The next course of action for me is to see an ear nose and throat specialist to lock this in as exactly what’s wrong with me. After that I may also be required to see a pulmonologist and a cardiologist to rule anything more serious. There’s definitely something wrong and it doesn’t seem to be getting better. 

Despite these issues, I keep lacing up the shoes and going out there. One out of every 5 runs is okay for me so I live for those. I ran two 5Ks so far this summer. One was a disaster and I actually took home a medal in the other for my age group (with and 8:40 pace), LOL.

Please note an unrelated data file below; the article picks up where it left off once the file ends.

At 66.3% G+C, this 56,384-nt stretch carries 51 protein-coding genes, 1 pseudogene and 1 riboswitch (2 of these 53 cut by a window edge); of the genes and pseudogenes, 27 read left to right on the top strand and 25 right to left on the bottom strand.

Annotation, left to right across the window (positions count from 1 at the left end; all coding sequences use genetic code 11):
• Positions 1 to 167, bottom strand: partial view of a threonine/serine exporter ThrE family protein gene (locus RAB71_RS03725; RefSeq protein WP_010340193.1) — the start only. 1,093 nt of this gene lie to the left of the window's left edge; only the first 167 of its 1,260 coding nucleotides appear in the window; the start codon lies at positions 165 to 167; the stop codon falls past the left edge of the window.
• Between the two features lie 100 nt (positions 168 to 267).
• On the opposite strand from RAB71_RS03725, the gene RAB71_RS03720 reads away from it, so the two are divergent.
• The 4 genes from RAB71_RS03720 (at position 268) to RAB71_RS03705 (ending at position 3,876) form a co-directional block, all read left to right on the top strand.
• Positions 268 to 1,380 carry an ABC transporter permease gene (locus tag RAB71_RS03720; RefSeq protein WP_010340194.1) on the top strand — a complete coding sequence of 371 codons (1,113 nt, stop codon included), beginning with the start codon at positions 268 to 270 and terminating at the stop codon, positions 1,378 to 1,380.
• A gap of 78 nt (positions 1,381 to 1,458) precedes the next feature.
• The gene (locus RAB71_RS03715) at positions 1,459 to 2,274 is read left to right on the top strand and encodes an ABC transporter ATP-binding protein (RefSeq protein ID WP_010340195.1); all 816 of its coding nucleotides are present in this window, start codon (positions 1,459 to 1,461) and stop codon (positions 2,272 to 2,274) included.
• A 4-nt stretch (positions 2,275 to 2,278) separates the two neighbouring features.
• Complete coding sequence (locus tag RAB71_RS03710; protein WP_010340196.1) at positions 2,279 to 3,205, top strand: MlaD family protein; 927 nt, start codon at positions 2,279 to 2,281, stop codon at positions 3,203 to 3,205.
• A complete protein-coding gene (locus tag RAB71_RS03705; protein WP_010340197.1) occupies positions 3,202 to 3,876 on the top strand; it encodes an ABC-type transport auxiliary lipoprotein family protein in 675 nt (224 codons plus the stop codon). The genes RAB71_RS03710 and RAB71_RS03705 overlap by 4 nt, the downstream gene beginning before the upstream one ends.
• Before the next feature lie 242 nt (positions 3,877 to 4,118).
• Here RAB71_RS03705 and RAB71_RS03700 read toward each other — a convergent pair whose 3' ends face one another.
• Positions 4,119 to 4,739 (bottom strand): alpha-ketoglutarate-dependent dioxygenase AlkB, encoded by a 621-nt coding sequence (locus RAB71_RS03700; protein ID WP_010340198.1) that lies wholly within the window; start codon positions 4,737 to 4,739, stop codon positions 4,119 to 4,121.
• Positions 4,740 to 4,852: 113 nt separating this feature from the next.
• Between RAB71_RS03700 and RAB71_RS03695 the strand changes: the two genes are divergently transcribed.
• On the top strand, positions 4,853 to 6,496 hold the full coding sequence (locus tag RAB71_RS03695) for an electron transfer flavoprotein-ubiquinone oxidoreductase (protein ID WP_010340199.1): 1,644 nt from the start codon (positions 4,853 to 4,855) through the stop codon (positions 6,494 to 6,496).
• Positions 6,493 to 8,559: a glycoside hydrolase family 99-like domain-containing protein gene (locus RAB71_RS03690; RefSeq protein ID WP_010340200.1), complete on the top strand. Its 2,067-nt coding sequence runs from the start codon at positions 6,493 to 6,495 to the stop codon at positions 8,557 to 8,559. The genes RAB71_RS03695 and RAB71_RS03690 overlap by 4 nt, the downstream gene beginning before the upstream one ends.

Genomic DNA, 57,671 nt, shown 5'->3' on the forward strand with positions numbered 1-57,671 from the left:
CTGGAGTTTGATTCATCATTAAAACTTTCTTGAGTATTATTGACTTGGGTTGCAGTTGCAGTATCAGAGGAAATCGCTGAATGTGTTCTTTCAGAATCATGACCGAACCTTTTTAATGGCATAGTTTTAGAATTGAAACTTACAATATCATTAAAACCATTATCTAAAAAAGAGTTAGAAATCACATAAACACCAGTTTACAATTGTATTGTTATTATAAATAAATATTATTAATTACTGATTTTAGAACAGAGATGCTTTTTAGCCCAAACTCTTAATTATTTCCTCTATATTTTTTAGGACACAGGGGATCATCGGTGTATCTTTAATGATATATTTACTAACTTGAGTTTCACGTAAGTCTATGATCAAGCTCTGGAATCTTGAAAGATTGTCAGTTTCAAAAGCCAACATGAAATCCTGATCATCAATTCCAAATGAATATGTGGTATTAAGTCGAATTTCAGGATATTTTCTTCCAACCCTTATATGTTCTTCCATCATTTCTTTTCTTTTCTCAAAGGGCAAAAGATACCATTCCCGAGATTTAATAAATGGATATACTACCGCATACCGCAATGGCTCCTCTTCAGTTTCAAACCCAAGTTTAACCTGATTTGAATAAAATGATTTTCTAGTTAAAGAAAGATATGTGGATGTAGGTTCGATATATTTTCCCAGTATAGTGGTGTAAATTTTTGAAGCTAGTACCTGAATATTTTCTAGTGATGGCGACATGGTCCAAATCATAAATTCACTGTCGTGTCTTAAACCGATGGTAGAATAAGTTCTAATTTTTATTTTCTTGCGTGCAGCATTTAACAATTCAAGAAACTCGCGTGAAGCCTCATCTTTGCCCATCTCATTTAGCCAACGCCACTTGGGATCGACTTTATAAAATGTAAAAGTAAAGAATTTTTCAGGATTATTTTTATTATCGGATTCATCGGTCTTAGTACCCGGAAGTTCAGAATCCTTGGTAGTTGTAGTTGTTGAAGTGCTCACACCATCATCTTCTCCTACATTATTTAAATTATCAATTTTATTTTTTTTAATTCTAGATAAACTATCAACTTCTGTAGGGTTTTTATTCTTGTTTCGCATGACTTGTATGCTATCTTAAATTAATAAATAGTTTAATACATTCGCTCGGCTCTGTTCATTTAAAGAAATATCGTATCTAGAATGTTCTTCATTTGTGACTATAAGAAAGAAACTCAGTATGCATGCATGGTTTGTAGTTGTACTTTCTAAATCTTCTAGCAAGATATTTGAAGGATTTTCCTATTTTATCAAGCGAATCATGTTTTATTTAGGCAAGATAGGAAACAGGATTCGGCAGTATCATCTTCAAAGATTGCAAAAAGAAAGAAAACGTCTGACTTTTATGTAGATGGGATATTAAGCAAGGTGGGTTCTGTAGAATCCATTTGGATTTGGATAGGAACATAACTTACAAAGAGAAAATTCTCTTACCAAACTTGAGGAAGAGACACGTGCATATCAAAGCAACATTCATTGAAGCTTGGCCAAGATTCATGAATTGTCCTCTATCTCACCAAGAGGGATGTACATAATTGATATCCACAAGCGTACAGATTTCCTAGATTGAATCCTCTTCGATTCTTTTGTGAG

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I was a little on the fence about running a fall marathon, but have decided 100% not to train for one. I really don’t think I can even do it physically. I need to figure out what’s going on and go from there. I have my sights set on a spring marathon and hope I have some answers before I need to train for that.